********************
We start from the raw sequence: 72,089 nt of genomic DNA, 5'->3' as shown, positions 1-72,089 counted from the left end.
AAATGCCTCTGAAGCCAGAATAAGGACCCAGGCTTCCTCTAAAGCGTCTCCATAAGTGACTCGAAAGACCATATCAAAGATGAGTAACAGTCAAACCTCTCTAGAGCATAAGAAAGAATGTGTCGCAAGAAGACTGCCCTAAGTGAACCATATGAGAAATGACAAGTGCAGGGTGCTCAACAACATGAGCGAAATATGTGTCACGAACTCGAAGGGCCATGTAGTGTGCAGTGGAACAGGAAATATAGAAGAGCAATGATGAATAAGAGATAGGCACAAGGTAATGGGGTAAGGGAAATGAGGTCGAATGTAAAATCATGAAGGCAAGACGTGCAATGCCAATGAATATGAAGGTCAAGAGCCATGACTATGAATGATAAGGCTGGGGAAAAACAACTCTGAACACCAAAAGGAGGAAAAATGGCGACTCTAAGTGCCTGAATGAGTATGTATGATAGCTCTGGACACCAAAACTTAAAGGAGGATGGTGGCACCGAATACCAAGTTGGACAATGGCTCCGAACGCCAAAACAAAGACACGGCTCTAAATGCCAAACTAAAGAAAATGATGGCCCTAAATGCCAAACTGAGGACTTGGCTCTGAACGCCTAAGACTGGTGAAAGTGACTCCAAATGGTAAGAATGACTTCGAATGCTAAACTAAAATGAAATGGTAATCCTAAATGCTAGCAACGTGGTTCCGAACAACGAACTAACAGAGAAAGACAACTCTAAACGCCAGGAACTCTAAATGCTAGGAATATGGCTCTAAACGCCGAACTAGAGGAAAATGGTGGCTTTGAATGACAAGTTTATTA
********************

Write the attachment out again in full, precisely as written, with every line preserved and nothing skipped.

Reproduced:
We start from the raw sequence: 72,089 nt of genomic DNA, 5'->3' as shown, positions 1-72,089 counted from the left end.
AAATGCCTCTGAAGCCAGAATAAGGACCCAGGCTTCCTCTAAAGCGTCTCCATAAGTGACTCGAAAGACCATATCAAAGATGAGTAACAGTCAAACCTCTCTAGAGCATAAGAAAGAATGTGTCGCAAGAAGACTGCCCTAAGTGAACCATATGAGAAATGACAAGTGCAGGGTGCTCAACAACATGAGCGAAATATGTGTCACGAACTCGAAGGGCCATGTAGTGTGCAGTGGAACAGGAAATATAGAAGAGCAATGATGAATAAGAGATAGGCACAAGGTAATGGGGTAAGGGAAATGAGGTCGAATGTAAAATCATGAAGGCAAGACGTGCAATGCCAATGAATATGAAGGTCAAGAGCCATGACTATGAATGATAAGGCTGGGGAAAAACAACTCTGAACACCAAAAGGAGGAAAAATGGCGACTCTAAGTGCCTGAATGAGTATGTATGATAGCTCTGGACACCAAAACTTAAAGGAGGATGGTGGCACCGAATACCAAGTTGGACAATGGCTCCGAACGCCAAAACAAAGACACGGCTCTAAATGCCAAACTAAAGAAAATGATGGCCCTAAATGCCAAACTGAGGACTTGGCTCTGAACGCCTAAGACTGGTGAAAGTGACTCCAAATGGTAAGAATGACTTCGAATGCTAAACTAAAATGAAATGGTAATCCTAAATGCTAGCAACGTGGTTCCGAACAACGAACTAACAGAGAAAGACAACTCTAAACGCCAGGAACTCTAAATGCTAGGAATATGGCTCTAAACGCCGAACTAGAGGAAAATGGTGGCTTTGAATGACAAGTTTATTA